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Discussion Starter #1
Hi AVSers,

Recently, I have designed a compact wireless Bluetooth speaker that I intend to build in the forthcoming future. Personally, I love the aesthetic appeal of vintage radios and classic guitar amplifiers, hence, my inspiration for this concept in particular. I have already sourced all of the parts from vendors that are necessary to complete this project, but before starting the build I wanted to receive feedback with regards to a few speaker design decisions that I am considering.

1.At the moment, I plan to use two full-range Dayton Audio ND91-4 3 ½ inch Aluminum cone drivers for this build. I picked the ND91-4 because the performance specifications for this little driver are quite amazing. Based on the specifications and comments provided on the parts express webpage they yield a decently broad frequency range and offer good bass response (for their size).Does anyone have any other small speaker driver recommendations (3 – 4 ½ inches) for me to consider? Price is not a major concern.

2.I plan to build the enclosure (8 ½ x 5 ½ x 4 inch) using ½ inch thick carbonized bamboo. Although carbonized bamboo is a grass and not a wood, I have read that it has good acoustic properties and is relatively inexpensive. Has anyone ever built any bamboo speaker enclosures? If so do you recommend the use of this material for acoustic applications? Perhaps I should use MDF wood (homogeneous properties) for the best result, but MDF is ugly and it might be a massive pain to apply veneer to cover it. Any other material recommendations (walnut, maple, etc)?

3.In my current design, I have implemented a 3 ½ inch passive radiator to dissipate air-flow at lower frequencies. However, I am tempted to use a porthole to conserve space (I am also not sure if two ND91-4 drivers could even displace enough air to even move a 3 ½ inch passive radiator). Does anyone recommend using a porthole over a passive radiator? Vice-versa?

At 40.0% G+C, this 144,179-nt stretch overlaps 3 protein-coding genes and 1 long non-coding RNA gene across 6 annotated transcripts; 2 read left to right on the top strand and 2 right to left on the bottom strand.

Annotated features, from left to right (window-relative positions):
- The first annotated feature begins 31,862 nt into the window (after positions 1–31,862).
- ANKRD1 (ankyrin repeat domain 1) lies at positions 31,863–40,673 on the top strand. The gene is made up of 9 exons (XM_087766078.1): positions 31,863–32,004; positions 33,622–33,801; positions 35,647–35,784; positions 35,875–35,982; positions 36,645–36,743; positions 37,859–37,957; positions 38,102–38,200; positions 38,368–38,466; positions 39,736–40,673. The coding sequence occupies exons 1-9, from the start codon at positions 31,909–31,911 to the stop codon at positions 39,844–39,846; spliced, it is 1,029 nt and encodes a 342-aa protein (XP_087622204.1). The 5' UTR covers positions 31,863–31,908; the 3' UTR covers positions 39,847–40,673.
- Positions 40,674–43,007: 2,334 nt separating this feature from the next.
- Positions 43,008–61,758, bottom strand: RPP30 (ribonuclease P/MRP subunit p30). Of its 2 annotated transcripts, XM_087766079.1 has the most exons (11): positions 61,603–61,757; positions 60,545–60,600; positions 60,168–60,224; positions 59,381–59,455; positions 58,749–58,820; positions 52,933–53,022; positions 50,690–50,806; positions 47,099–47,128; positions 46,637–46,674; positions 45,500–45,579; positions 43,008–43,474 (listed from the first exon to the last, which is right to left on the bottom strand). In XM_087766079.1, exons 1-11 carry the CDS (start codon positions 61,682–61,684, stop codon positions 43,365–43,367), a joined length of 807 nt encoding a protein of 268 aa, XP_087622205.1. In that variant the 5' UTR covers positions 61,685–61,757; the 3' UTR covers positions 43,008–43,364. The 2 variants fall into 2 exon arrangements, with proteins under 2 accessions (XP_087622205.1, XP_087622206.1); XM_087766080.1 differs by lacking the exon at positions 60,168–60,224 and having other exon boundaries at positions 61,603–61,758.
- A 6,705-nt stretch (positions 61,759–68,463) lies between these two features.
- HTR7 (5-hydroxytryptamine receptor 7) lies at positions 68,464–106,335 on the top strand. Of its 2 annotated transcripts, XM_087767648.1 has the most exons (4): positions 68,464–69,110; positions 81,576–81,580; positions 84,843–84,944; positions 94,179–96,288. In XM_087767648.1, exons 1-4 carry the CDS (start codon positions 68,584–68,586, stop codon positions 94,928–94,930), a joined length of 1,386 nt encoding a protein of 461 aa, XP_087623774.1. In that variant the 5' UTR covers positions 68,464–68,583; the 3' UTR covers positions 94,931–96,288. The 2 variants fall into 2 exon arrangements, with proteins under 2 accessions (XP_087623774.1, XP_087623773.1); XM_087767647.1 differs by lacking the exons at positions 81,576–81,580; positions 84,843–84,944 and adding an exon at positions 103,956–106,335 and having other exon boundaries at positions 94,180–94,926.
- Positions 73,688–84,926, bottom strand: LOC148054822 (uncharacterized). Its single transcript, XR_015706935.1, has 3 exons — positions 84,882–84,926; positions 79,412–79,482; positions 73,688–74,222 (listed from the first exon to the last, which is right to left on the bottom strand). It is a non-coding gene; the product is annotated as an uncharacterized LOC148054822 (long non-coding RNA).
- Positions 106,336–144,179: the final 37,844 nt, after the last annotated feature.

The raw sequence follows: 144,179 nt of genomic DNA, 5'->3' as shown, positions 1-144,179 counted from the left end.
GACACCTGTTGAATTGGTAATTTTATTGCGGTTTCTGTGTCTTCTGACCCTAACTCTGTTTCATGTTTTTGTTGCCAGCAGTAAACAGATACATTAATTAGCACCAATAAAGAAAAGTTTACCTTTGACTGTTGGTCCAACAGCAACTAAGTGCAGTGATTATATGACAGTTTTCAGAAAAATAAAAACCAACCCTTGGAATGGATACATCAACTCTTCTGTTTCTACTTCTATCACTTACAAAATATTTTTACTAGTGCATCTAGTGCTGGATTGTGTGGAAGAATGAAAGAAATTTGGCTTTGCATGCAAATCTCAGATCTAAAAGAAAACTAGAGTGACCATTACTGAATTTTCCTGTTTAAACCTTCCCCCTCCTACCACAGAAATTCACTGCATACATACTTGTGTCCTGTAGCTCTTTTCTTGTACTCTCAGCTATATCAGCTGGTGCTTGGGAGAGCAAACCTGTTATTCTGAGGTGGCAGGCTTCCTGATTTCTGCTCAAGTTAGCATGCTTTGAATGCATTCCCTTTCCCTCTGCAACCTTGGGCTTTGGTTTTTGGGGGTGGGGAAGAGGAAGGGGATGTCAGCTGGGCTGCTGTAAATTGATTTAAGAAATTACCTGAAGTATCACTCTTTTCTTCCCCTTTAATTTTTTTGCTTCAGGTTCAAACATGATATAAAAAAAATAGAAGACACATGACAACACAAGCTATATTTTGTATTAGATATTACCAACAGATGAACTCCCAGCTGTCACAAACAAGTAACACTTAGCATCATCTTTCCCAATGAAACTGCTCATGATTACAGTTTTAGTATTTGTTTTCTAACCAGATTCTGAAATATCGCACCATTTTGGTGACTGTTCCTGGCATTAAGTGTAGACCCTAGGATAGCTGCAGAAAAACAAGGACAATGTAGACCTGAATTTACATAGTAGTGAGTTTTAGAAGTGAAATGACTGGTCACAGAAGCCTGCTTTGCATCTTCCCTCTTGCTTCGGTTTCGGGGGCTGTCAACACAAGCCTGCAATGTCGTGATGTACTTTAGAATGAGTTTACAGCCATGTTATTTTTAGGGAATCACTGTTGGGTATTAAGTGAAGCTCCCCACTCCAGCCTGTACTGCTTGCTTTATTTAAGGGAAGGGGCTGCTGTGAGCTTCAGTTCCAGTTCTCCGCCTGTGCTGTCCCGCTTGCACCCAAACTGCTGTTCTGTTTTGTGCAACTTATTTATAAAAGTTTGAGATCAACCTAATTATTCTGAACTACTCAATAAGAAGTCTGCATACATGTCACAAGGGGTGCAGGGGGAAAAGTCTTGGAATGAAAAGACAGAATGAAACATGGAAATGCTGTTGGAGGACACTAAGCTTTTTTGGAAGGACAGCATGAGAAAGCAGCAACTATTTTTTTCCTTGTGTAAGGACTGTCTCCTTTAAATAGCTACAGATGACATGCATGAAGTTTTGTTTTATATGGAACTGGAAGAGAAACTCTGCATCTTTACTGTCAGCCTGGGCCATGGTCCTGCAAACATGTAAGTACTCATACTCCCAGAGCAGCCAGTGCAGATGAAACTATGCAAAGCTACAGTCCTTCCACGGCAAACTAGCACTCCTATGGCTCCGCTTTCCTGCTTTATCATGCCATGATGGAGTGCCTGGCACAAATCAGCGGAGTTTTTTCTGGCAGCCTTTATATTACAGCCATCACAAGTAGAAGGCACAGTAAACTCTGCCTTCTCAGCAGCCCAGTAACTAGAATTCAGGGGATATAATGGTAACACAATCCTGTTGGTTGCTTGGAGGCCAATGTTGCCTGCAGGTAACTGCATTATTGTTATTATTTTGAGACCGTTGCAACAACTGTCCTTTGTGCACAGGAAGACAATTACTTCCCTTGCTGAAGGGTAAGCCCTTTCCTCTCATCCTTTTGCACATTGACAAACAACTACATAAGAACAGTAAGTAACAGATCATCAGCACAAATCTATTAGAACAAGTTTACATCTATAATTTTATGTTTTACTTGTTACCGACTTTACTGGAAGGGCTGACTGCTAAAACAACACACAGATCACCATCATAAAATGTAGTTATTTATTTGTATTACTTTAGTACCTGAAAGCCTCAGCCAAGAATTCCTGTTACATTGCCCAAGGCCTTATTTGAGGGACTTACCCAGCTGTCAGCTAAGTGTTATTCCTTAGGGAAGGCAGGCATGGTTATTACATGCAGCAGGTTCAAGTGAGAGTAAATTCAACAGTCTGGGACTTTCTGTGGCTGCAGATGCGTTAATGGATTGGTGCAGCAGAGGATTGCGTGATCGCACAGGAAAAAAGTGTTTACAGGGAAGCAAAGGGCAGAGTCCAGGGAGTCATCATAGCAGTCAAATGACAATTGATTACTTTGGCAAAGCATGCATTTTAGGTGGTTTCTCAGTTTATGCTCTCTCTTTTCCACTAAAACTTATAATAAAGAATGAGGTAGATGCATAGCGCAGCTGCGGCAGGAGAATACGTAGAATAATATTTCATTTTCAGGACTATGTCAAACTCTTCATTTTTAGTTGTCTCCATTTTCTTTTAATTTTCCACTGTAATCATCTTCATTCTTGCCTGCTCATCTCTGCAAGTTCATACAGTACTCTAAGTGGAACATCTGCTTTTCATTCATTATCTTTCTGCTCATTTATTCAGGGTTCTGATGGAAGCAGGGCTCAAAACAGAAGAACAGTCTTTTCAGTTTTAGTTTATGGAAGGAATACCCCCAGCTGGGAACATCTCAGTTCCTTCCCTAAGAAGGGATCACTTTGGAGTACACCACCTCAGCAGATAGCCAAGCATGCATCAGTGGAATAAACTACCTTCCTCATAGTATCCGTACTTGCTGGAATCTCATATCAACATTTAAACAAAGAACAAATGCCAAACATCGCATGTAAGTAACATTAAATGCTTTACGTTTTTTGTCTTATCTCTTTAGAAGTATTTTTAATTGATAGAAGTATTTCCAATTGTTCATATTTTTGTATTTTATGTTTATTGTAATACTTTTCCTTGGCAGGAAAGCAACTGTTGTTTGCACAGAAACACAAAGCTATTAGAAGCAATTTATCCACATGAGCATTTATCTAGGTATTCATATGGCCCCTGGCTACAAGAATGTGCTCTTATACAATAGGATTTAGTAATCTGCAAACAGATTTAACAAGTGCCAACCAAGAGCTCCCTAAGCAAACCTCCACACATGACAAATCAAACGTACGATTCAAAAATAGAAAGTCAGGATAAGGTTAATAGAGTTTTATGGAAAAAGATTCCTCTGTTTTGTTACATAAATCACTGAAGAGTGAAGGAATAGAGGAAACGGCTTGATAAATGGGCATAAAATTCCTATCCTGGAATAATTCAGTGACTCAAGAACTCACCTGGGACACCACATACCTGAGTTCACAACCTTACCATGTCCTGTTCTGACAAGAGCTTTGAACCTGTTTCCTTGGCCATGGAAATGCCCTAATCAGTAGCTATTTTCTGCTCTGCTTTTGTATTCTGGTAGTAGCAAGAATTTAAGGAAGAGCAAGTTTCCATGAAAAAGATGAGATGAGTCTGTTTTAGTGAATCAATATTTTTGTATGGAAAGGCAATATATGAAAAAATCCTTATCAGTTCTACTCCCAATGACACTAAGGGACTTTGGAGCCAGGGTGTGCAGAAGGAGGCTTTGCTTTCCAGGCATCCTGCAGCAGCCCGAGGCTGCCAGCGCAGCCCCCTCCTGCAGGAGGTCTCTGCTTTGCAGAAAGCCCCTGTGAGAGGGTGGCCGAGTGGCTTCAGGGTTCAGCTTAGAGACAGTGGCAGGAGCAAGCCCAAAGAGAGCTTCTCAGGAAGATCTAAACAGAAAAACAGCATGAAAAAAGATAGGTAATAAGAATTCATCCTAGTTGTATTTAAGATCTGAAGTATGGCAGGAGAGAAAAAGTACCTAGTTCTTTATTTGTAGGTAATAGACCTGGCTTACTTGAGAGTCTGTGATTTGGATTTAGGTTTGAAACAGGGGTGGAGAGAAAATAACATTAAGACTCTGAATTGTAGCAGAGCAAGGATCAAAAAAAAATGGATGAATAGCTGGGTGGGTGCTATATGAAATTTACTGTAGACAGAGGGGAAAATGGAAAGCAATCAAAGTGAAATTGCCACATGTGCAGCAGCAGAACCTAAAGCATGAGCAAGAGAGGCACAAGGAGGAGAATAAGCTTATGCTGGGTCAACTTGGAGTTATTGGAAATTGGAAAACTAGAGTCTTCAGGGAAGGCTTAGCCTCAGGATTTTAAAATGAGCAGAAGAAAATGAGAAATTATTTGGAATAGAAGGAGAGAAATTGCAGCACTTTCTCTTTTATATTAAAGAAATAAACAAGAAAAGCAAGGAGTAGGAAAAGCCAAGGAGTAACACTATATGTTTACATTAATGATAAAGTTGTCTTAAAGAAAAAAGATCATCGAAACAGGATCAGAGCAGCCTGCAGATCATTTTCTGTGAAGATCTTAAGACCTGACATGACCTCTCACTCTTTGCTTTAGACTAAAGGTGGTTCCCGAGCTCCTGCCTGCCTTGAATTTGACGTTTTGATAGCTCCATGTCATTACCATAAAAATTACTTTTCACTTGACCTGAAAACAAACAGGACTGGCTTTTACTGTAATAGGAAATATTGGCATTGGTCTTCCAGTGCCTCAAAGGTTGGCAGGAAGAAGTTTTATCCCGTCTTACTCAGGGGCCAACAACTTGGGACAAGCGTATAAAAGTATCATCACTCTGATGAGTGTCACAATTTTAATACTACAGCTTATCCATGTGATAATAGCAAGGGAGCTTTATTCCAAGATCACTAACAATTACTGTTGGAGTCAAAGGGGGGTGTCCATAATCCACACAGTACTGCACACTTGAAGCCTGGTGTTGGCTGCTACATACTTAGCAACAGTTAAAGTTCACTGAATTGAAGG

4.To drive the speakers I am thinking about using a TDA 7492 Class D digital audio amplifier board. It has multiple 50W channels and comes equipped with a horizontal heat sink to dissipate heat (a must, I don’t want to start any fires). I think that this is a pretty good option, but can anyone suggest anything better?

5.Is the design cool, or does it suck? I don’t want to build anything that doesn’t look cool.

I have attached images of the speaker design (3D-rendering) and components that I have discussed. If anyone has any other suggestions to improve this build or if you are interested in updates, please let me know. Thanks for your time! I am sorry for the long winded question(s).
 

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Personally, I love the aesthetic appeal of vintage radios and classic guitar amplifiers, hence, my inspiration for this concept in particular.
I've thought about doing a similar project, but have too many projects ahead of it right now.

If you really want a classic guitar amp look, use baltic birch plywood, cover it with tolex, and do the corners with metal corner protectors. Mojotone has everything you need to make it look like an amp. I've bought plenty from them for my amp building needs.

Carbonized bamboo could also look good. Be very careful of the dust, and holy moly do the splinters from this stuff hurt—tiny needle torture.
 

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Yeah, bamboo is tough to work with. Very brittle, easy to split. Drill holes before inserting fasteners.

Looks like a cool project. I like your design, very sleek and simple.

I've also thought about turning an old antique radio into a BT speaker and keep looking for the right deal on an old radio box. I think you'll be OK with amp cooling as long as you have ventilation in the box. You'll probably want a 12V power supply, find a very good one (the brick type) as that is what might really get hot if it is underpowered. 12V is good because its easy to find 12V to 5V converters that likely would be what powers your BT receiver board, but you can also find 19V to 5V converters on Ebay as well. Think about adding a 5V USB charge port to the back of the unit, so you can charge a phone or even hook up something like a Chromecast Audio through the aux port. (or you might even consider also integrating a Chromecast Audio).